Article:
This page houses images from our (Sarah and David's) trip to Bolivia. Organized by geographic area, six photo collections can be navigated via the menu immediately below or by simply scrolling the page. Click on a photo series to scroll through the selected collection.
Visiting Bolivia's de-facto capital city is an experience in sensory overload. Adjacent to La Paz is El Alto - a sprawling maze of humanity located on the 13,600 ft altiplano highlands surrounding the city. As can be seen in some of the photos, thousands live in houses perched precariously on the steep dirt hillsides which separate central La Paz and El Alto. While in La Paz we visited Andy and Andrea Baker - two friends that David met in Bolivia 16 years ago - who stayed in Bolivia to work with the country's most vulnerable and marginalized people. One of their projects has been to start Sutisana - a company aimed at providing 'dignified employment and a new life for women attempting to leave prostitution in El Alto.' Please visit http://sutisana.com/about/ for more info (and maybe pick up a beautiful handmade Bolivian bag).
Lake Titicaca, situated at 12,500 ft and straddling the border between Peru and Bolivia, is one of South America's largest lakes and the world’s highest navigable body of water. We stayed at a creative hostel in the town of Copacabana (Hostal Las Olas), and explored the Incan archaeological sites of Isla del Sol (Island of the Sun) and Isla de la Luna (Island of the Moon).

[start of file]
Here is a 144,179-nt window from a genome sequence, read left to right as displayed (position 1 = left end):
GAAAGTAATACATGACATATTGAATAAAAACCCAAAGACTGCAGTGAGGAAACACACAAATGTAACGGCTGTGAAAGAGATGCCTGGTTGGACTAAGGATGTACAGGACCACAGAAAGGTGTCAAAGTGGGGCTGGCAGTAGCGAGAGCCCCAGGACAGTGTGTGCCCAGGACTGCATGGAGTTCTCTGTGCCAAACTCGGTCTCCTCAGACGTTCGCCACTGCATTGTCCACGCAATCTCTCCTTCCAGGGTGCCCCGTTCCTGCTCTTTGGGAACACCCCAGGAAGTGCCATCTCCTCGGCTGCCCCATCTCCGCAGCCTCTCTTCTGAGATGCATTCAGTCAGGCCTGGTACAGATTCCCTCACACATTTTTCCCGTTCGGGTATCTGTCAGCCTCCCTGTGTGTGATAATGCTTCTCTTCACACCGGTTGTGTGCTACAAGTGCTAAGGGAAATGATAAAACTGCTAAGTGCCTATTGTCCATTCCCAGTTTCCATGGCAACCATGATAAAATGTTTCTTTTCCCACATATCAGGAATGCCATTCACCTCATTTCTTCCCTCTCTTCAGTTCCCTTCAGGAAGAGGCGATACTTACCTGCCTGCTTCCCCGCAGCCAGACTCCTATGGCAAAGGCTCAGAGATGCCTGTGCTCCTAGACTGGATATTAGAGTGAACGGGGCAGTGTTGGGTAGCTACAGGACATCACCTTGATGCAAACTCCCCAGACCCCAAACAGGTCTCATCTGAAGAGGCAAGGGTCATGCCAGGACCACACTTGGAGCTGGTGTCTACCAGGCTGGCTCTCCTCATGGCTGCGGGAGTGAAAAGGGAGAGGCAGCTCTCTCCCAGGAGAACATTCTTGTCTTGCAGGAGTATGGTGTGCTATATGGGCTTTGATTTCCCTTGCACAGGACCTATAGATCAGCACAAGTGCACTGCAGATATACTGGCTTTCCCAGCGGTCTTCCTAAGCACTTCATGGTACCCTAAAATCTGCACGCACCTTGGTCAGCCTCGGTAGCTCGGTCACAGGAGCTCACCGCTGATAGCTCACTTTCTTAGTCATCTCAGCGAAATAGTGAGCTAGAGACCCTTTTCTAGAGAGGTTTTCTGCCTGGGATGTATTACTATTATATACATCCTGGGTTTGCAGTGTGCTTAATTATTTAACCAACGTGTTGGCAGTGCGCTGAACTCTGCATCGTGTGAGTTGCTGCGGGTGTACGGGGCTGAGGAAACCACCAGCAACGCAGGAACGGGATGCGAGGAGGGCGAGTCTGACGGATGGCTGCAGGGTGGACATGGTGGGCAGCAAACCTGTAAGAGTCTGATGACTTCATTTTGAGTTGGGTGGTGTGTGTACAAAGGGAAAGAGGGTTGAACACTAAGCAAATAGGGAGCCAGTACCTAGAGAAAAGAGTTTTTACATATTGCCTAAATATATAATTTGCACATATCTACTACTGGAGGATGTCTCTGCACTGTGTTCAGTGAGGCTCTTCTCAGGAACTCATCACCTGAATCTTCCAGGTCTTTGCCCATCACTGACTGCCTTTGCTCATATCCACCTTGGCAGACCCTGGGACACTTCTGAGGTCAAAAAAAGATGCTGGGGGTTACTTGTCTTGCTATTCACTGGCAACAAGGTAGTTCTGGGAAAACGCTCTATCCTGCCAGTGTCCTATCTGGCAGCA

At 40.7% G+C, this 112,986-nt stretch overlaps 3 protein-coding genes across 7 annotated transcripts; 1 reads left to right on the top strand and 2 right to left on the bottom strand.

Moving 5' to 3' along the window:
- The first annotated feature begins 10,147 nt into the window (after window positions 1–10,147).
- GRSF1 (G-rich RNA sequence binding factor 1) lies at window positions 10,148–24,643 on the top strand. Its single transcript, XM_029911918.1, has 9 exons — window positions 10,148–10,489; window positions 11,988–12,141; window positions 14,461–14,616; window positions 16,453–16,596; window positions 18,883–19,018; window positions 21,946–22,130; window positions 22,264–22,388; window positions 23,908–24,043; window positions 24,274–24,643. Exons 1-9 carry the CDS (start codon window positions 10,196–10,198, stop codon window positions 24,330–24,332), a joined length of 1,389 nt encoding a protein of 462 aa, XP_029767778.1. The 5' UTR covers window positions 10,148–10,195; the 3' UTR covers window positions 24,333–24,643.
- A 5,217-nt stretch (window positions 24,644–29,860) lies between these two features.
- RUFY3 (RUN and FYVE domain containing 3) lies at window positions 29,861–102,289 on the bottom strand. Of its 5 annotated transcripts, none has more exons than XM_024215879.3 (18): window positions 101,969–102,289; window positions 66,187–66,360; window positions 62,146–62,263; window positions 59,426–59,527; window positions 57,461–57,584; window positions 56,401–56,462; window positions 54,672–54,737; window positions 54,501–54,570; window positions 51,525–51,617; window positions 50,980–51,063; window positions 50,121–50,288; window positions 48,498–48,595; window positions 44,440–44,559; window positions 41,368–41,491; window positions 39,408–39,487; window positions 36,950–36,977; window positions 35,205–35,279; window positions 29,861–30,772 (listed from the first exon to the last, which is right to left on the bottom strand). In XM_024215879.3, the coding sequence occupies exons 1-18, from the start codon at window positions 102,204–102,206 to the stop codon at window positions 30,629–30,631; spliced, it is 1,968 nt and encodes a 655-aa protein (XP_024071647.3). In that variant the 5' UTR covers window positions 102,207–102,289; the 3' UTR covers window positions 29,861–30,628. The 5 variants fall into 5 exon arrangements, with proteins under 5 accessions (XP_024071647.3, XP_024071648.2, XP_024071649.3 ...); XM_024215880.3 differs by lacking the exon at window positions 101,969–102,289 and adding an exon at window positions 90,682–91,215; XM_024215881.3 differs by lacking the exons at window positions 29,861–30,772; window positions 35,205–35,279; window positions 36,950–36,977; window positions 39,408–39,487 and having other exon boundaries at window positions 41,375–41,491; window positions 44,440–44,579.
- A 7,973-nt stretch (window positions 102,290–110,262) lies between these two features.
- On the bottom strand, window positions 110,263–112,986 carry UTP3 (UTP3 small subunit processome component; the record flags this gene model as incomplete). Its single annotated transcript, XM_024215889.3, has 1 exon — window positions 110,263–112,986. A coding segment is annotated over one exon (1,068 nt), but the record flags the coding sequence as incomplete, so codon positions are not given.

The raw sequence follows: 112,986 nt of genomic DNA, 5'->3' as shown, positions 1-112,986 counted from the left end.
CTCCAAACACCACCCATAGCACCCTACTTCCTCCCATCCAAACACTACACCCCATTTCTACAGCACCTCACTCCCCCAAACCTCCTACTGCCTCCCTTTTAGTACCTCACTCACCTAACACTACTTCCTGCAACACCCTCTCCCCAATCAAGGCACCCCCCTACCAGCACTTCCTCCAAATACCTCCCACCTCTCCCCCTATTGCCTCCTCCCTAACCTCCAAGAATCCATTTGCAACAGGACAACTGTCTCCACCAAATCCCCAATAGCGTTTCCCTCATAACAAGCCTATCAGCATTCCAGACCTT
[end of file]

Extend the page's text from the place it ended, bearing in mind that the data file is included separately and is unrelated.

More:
Samaipata is a small tourist village seemingly occupied by as many foreigners as Bolivians (replete with an established neo-hippy population) in the foothills of the Cordillera Oriental, just outside of Bolivia's Amboro National Park. While there we went on a guided hike in the Park, and visited the "Las Cuevas" waterfalls, "El Fuerte" ruins, and a refugio zoologico (wildlife refuge).
Sucre is Bolivia's official capital city and the site of Bolivia's proclamation of independence. It is often referred to as Bolivia's most beautiful city, characterized by white colonial-style architecture. It was a great place to learn about Bolivia's amazing indigenous textile artwork.
On a bus ride from Sucre to Uyuni we passed through the dramatic landscapes that make up Bolivia's central highlands. High in elevation and dry throughout much of the year, these areas are inhabited by hearty campesinos, domesticated llamas, and wild vicuñas. Photos are shown below in a full-format slide show; keep scrolling for southwest altiplano photos.
The southwest Altiplano is a stark and dramatic landscape ranging in elevation from 12,000 to 16,000 ft (and with volcanoes that reach around 20,000 ft). Much of it is desert characterized by displays of bright and contrasting colors - the result of mineral concentrations such as copper, lithium, sulfur, and borax. This was the last leg of our visit, where we took a three-day tour that included the famous Salar de Uyuni, Reserva de Fauna Andina Eduardo Avaroa, and high desert landscapes. There are many photos here because the area is absolutely stunning.